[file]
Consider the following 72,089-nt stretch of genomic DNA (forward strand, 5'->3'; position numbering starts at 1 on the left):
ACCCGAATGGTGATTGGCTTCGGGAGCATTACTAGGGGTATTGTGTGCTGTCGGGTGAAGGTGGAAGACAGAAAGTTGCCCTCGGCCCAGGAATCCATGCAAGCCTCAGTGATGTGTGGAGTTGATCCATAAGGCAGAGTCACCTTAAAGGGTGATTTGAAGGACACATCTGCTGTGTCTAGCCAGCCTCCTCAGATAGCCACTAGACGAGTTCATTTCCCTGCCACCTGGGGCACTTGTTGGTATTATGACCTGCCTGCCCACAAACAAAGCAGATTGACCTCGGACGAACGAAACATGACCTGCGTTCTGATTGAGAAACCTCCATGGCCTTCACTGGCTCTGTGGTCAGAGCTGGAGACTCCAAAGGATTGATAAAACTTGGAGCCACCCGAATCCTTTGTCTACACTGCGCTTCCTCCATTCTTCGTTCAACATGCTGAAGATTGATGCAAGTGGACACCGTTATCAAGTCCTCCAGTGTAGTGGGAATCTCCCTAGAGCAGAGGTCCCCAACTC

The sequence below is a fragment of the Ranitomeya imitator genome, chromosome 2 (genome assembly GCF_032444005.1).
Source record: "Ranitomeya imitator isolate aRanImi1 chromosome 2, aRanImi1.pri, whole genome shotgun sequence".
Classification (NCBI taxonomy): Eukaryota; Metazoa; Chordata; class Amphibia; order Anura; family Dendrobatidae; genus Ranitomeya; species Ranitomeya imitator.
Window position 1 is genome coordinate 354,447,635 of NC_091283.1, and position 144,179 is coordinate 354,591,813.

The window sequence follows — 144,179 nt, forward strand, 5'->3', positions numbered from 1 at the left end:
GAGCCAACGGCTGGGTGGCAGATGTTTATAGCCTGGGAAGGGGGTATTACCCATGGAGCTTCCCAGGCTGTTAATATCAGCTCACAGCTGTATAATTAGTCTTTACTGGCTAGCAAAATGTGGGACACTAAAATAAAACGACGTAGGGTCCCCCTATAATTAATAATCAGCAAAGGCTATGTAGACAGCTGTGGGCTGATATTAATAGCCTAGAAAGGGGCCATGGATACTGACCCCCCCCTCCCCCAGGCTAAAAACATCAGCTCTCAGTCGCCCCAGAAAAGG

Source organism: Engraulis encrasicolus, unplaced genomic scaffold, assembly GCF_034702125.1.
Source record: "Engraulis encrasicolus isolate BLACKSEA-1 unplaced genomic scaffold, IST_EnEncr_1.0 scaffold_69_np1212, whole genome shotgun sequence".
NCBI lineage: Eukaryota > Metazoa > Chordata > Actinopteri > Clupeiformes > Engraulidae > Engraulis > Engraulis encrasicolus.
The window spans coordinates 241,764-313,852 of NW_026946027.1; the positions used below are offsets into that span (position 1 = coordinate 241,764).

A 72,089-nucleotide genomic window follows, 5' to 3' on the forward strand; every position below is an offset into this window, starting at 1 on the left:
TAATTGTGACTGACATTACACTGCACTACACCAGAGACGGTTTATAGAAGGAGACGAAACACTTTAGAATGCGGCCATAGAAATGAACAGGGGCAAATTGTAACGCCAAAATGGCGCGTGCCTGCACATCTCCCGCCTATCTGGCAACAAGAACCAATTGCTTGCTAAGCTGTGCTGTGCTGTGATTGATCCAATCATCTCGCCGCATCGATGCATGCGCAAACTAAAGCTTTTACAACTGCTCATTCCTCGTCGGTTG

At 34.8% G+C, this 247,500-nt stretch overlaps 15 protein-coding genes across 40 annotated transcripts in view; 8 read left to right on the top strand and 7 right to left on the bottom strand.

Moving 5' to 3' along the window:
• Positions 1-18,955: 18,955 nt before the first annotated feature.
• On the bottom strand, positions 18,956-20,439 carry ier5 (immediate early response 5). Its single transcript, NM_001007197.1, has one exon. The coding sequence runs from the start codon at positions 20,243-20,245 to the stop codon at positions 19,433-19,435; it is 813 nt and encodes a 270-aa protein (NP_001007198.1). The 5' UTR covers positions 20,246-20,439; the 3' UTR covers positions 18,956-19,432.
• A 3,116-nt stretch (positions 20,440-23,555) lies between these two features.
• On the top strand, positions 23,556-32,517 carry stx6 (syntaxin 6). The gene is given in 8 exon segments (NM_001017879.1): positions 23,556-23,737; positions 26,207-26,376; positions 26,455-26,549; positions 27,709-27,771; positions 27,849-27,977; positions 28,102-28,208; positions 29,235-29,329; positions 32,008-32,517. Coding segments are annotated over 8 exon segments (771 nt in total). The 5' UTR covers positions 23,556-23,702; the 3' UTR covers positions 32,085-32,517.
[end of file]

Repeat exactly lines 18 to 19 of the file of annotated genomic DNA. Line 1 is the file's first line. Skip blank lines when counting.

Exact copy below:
• On the bottom strand, positions 18,956-20,439 carry ier5 (immediate early response 5). Its single transcript, NM_001007197.1, has one exon. The coding sequence runs from the start codon at positions 20,243-20,245 to the stop codon at positions 19,433-19,435; it is 813 nt and encodes a 270-aa protein (NP_001007198.1). The 5' UTR covers positions 20,246-20,439; the 3' UTR covers positions 18,956-19,432.
• A 3,116-nt stretch (positions 20,440-23,555) lies between these two features.